Low temperature active screen plasma nitriding of 17–4 PH stainless steel

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Pinedo C.E.
Larrotta S.I.V.
Nishikawa A.S.
Dong H.
Li X.-Y.
Magnabosco R.
Tschiptschin A.P.
Surface and Coatings Technology
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PINEDO, CARLOS EDUARDO; LARROTTA, SHARYS IVONN VARELA; NISHIKAWA, ARTHUR SEIJI; DONG, HANSHAN; LI, XIAO-YING; Magnabosco, Rodrigo; TSCHIPTSCHIN, André Paulo. Low Temperature Active Screen Plasma Nitriding of 17-4 pH Stainless Steel. Surface & Coatings Technology, v. int, p. 1, 2016.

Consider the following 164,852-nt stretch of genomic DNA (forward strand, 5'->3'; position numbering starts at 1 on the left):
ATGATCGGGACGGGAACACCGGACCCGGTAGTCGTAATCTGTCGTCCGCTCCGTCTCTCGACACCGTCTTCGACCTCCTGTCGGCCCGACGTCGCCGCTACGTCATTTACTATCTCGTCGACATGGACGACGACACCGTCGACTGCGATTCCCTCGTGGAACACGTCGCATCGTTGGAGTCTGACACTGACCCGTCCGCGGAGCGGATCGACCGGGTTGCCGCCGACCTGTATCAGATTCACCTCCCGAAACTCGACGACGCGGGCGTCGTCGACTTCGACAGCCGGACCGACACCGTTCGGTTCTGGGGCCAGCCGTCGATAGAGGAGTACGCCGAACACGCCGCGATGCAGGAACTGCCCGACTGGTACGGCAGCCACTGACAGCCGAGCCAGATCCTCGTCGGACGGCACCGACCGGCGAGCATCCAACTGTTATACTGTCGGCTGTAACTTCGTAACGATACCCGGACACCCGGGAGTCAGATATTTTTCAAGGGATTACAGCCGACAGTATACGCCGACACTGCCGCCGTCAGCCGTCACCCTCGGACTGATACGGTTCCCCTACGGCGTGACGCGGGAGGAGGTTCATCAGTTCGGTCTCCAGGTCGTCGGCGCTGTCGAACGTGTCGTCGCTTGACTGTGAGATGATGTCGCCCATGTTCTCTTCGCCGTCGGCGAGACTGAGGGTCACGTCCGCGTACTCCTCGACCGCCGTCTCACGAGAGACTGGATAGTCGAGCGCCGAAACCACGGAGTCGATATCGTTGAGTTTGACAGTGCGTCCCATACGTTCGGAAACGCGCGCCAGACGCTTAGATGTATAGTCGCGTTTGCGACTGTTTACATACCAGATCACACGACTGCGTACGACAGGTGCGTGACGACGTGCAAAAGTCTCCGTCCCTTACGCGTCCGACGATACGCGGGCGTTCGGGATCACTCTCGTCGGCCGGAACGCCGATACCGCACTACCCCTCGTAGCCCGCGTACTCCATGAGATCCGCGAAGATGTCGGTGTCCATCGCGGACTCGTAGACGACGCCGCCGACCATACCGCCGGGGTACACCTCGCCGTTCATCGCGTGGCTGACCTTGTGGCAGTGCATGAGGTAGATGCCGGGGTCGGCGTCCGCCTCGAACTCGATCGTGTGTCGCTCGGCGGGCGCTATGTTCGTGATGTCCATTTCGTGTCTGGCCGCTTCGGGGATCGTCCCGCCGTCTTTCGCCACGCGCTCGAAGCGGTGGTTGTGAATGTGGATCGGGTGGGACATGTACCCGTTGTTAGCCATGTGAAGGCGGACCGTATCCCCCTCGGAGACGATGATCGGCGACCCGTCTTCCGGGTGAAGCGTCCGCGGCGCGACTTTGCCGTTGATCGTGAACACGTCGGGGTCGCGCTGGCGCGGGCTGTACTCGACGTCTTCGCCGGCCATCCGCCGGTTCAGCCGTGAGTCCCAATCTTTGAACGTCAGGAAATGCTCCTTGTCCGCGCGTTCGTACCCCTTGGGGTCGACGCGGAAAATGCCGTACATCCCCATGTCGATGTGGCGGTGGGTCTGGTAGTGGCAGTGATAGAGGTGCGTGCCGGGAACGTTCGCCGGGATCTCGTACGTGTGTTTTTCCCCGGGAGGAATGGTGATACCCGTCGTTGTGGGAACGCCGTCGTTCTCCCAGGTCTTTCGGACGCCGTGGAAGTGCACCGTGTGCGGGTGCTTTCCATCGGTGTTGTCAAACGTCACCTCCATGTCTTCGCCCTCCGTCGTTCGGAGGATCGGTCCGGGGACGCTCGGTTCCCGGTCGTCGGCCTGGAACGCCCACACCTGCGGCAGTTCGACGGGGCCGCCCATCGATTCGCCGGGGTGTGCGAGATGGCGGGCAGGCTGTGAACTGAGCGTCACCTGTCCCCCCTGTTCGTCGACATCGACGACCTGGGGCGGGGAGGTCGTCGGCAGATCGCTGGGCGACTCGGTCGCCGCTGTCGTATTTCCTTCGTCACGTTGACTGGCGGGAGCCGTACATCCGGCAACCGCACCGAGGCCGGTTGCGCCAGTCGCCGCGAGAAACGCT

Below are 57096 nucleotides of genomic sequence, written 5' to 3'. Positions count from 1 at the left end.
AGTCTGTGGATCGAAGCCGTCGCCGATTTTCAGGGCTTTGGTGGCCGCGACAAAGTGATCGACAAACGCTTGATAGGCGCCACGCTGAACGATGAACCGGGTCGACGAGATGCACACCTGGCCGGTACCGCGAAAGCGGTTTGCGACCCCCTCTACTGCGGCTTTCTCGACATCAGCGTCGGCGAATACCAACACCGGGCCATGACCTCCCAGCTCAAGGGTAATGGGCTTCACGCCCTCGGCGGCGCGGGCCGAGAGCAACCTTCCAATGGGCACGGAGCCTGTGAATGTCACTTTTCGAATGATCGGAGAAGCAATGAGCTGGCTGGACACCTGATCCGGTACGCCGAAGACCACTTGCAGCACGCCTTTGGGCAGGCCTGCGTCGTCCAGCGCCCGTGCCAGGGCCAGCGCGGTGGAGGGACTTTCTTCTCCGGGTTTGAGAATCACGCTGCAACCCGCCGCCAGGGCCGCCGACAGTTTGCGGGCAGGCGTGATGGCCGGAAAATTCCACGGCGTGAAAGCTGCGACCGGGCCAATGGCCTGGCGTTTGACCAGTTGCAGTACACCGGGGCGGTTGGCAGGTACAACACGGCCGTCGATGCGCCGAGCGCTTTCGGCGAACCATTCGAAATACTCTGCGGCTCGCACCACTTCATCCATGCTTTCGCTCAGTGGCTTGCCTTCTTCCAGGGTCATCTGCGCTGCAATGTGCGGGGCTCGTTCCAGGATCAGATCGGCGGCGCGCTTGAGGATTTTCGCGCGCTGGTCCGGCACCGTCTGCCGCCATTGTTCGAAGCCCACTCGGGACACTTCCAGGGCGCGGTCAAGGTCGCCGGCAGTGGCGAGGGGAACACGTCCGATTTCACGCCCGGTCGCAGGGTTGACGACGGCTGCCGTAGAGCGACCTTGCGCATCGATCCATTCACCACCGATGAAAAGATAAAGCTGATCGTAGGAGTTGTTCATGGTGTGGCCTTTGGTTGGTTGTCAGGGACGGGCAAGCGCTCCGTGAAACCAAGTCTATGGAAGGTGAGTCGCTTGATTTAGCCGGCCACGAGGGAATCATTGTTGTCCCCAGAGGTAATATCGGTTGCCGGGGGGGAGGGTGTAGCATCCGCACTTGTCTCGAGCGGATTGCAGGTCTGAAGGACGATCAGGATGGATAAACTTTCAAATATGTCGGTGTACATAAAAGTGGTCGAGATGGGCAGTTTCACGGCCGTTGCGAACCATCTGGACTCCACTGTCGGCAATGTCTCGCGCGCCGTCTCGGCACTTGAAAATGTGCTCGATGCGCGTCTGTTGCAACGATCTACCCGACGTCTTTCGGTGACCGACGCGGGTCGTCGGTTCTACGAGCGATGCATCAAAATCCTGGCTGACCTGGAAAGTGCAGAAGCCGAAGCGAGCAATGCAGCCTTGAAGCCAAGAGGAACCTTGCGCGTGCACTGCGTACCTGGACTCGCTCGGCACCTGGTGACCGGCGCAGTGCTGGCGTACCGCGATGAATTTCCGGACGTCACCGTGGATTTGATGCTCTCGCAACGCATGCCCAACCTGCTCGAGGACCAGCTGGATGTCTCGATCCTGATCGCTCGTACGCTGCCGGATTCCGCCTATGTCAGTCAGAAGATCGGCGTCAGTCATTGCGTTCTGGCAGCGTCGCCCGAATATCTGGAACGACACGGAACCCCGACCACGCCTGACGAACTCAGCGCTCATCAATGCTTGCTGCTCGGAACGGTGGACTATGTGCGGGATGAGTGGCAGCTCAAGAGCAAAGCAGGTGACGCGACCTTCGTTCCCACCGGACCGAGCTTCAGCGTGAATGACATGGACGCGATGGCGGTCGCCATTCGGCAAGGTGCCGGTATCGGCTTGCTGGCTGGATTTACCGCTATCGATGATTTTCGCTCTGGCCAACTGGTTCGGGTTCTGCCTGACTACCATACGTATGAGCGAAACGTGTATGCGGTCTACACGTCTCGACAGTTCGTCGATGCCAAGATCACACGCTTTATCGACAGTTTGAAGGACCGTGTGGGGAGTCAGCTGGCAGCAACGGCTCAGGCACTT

© 2016 Elsevier B.V.In the present work, low temperature active screen plasma nitriding of a 17–4 PH precipitation-hardening stainless steel was investigated. The active screen technique has been used to avoid undesirable plasma concentration, edge effects and arching during D/C plasma nitriding. Solution treated (S) and Solution treated and aged (S + A) 17–4 PH stainless steel samples were Active Screen Plasma Nitrided (ASPN) for 20 h at low temperature (400 °C), in order to avoid undesirable precipitation of chromium nitrides. Formation of these nitrides impairs corrosion resistance of the stainless steel because they act as Cr sinks, reducing the overall amount of Cr available in the matrix. The main objective of this work was to characterize the effect of the starting conditions on the microstructure of the nitrided layers. Besides, the chemical gradients and hardness evolution during low-temperature, long term active screen plasma nitriding were also studied. A homogeneous nitrided layer was obtained along the entire surface after the nitriding process. Hardness measurements along the nitrided surface showed virtually constant hardness values, indicating that ASPN was effective to avoid edge effects. Moreover, the nitrided layer could not be etched by Villela reagent, suggesting that the corrosion resistance was not impaired. Nitrogen supersaturation after plasma nitriding was indicated for both starting conditions (S) and (S + A) by X-ray diffraction patterns, as the expanded martensite peaks were broadened and shifted to lower 2θ angles compared to the martensite peaks of the substrate. The nitrided layer of the (S + A) specimen was thicker (9.2 μm) than the nitrided layer of the (S) specimen (5.7 μm). Also, the maximum nitrogen content (measured by WDX) of the (S + A) specimen (3.7%) was greater than the maximum nitrogen content measured on the simply solution treated (S) specimen (1.9%). The difference in nitrogen pick-up was related to greater hardness values for the (S + A) specimens (max. Hardness 1130 HV0.01) in comparison with the (S) condition (max. hardness 950 HV0.01). The latter results were discussed in terms of the effect of Cu in the activity of Fe-N solid solutions. Thermo-Calc® simulations showed that when copper is in solid solution, it increases the nitrogen activity in iron-nitrogen alloys, decreasing the maximum nitrogen solubility in the steel. On the other hand, when copper is precipitated as nanoparticles in the matrix — as in the (S + A) condition — nitrogen activity decreases, implying a greater solubility of nitrogen. The substrate hardness after aging was not changed by the 400 °C/20 h nitriding treatment, indicating that the surface treatment can be carried out without affecting the bulk properties.